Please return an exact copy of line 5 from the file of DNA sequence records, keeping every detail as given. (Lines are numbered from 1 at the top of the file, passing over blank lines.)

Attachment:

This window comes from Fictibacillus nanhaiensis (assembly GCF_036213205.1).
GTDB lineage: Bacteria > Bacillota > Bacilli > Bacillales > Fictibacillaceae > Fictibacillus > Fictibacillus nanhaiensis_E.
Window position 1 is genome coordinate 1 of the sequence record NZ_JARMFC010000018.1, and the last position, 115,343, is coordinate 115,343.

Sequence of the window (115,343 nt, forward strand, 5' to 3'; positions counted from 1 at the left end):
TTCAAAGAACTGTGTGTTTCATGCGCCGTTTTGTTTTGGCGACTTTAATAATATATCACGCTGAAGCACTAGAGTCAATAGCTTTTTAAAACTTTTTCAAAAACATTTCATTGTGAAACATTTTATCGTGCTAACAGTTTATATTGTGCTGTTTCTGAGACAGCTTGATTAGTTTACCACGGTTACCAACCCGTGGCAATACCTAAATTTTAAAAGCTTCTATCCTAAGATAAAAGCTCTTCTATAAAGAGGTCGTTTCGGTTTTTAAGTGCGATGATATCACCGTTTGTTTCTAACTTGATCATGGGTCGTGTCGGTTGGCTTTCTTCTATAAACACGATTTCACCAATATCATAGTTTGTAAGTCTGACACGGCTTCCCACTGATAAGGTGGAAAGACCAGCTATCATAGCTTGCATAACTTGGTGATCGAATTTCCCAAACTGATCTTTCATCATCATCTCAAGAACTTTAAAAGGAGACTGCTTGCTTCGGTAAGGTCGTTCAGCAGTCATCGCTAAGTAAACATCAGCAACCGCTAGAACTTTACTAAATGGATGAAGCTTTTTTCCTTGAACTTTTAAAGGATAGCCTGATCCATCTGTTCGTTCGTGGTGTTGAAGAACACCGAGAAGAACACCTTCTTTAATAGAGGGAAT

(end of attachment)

TTCAAAGAACTGTGTGTTTCATGCGCCGTTTTGTTTTGGCGACTTTAATAATATATCACGCTGAAGCACTAGAGTCAATAGCTTTTTAAAACTTTTTCAAAAACATTTCATTGTGAAACATTTTATCGTGCTAACAGTTTATATTGTGCTGTTTCTGAGACAGCTTGATTAGTTTACCACGGTTACCAACCCGTGGCAATACCTAAATTTTAAAAGCTTCTATCCTAAGATAAAAGCTCTTCTATAAAGAGGTCGTTTCGGTTTTTAAGTGCGATGATATCACCGTTTGTTTCTAACTTGATCATGGGTCGTGTCGGTTGGCTTTCTTCTATAAACACGATTTCACCAATATCATAGTTTGTAAGTCTGACACGGCTTCCCACTGATAAGGTGGAAAGACCAGCTATCATAGCTTGCATAACTTGGTGATCGAATTTCCCAAACTGATCTTTCATCATCATCTCAAGAACTTTAAAAGGAGACTGCTTGCTTCGGTAAGGTCGTTCAGCAGTCATCGCTAAGTAAACATCAGCAACCGCTAGAACTTTACTAAATGGATGAAGCTTTTTTCCTTGAACTTTTAAAGGATAGCCTGATCCATCTGTTCGTTCGTGGTGTTGAAGAACACCGAGAAGAACACCTTCTTTAATAGAGGGAAT